What’s so good about Dragon Quest games?

There’s no nonsense to them. Keep in mind every other JRPG is a Dragon Quest clone, and has to contrive something to set itself apart from Dragon Quest. Draon Quest is, therefore, the fundamental game that everything else is a deviation from.

And there is a certain purity and wholeness to it, as an experience. It’s balanced for a certain sense of immediacy: all that matters is right now.

For the most part, the game realizes where its abstractions are and that they are abstractions. Although it’s mostly just statistics, fighting means something in and of itself: the stronger you get, the further you can safely explore. The larger your world becomes. It’s a barrier you must butt heads with if you want to grow. Nothing to glory in; it’s just a fact. This is compared to most RPGs where you fight to make it easier to beat upcoming bosses, or to level up for the sake of levelling up, or where fighting appears to be the whole point, for whatever reason, rather than a mere fact of exploration in dangerous places — and where you move forward to get to the next area and forward the plot and finish the game.

Its simplicity and its honestness really drive home how most other JPRGs have missed the point — by slapping on extra systems, extra layers of complexity just to make themselves different, trinkets, fetishes, by taking literally things that were abstract for a reason (like the numbers, or the concept of an “overworld”), by putting the focus on petty issues rather than practical ones.

When it comes down to it, Dragon Quest is about growing up, maturing, seeing the world. Experience has meaning, because the more experience you have the broader your world becomes. Money is practical because it allows you buy tools to help you in your travels.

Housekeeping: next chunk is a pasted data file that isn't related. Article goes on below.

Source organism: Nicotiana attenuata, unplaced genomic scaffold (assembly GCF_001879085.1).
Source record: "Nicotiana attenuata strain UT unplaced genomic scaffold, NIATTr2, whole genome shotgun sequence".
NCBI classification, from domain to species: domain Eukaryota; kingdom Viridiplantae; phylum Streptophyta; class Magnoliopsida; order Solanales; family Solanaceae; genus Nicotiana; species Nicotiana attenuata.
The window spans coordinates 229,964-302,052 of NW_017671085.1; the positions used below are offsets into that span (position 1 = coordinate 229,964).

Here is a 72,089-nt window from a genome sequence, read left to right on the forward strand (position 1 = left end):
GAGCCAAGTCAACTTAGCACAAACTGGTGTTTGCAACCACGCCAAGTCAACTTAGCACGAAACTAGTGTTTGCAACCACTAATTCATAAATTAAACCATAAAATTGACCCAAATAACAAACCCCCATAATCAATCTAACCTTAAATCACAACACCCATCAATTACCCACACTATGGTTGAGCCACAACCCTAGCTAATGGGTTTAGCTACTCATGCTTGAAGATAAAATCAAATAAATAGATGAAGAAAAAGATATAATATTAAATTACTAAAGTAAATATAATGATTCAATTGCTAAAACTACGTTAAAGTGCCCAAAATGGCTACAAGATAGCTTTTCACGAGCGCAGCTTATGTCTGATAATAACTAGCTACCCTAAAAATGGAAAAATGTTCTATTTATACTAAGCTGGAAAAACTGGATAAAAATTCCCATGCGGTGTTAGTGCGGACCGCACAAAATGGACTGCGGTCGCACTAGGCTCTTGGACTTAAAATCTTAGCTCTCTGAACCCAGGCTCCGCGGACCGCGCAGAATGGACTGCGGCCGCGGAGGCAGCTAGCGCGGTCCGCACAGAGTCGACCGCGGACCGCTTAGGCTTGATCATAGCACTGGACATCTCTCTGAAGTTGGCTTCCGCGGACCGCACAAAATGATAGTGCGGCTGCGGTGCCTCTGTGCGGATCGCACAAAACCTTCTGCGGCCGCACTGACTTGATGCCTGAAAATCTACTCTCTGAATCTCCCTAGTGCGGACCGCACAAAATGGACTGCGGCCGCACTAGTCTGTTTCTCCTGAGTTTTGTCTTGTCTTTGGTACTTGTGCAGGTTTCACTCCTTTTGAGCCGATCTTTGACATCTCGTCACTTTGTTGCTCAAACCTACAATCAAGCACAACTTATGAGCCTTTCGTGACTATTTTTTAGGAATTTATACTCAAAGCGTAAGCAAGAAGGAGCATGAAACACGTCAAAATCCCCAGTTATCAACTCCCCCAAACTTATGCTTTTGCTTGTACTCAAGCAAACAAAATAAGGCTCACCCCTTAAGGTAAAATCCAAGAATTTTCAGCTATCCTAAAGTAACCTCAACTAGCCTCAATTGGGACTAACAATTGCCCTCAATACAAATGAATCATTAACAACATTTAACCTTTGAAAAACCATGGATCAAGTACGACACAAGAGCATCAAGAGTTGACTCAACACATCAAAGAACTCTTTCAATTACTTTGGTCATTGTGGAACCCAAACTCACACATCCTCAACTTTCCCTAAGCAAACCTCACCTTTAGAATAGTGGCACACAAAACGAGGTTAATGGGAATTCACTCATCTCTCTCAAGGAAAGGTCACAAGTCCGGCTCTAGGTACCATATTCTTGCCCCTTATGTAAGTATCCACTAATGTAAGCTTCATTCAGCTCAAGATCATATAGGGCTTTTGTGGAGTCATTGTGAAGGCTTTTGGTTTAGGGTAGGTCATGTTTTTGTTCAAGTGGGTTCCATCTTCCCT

You will constantly be hitting your head against your limit and being forced to go home, rest, recuperate. The next day you go out and hit the world again, a little wiser, a little stronger. Maybe today you’ll see something you never saw before.

That’s more or less the focus of every game. DQ8 makes it more clear by making trees trees, making mountains mountains, giving you a horizon and putting things on it to inspire you to go out and look for them. You will still keep having to go home. Stray too far, too quickly, and you will get in over your head and you will be in trouble. And you might just get killed. Yet that danger just adds all the more excitement to every day’s travel.

Curiously, if you can get around the interface issues (like having to choose “stairs” from a menu every time you want to climb them), the original Dragon Warrior has hardly dated at all. Again, that’s just a matter of the game’s fundamental simplicity. It’s like playing Super Mario Bros. or Asteroids. They’re all complete, as far as they go. Not as complex as current games, but so what. What’s complexity other than complexity. Compare that to Final Fantasy 1, which is pretty much unplayable by current standards. It just doesn’t know what it’s doing, or — more importantly — why it’s doing what it does.

When it comes down to it, playing Dragon Quest is a meditative experience. In Dragon Quest, things just Are. When you play, you just Are. It’s a game about Being. There’s no real goal; anything that the game might throw at you is a MacGuffin, really. Something to get you out the door. It’s a joyous game, a little melancholy, all about the patterns of life and change while always remaining the same. It’s happy simply to exist, and do what it does because that’s what it was put there to do. No ambition. No glory. No drama. Just a quest. A quest after dragons.

Author: Azure

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5 thoughts on “What’s so good about Dragon Quest games?”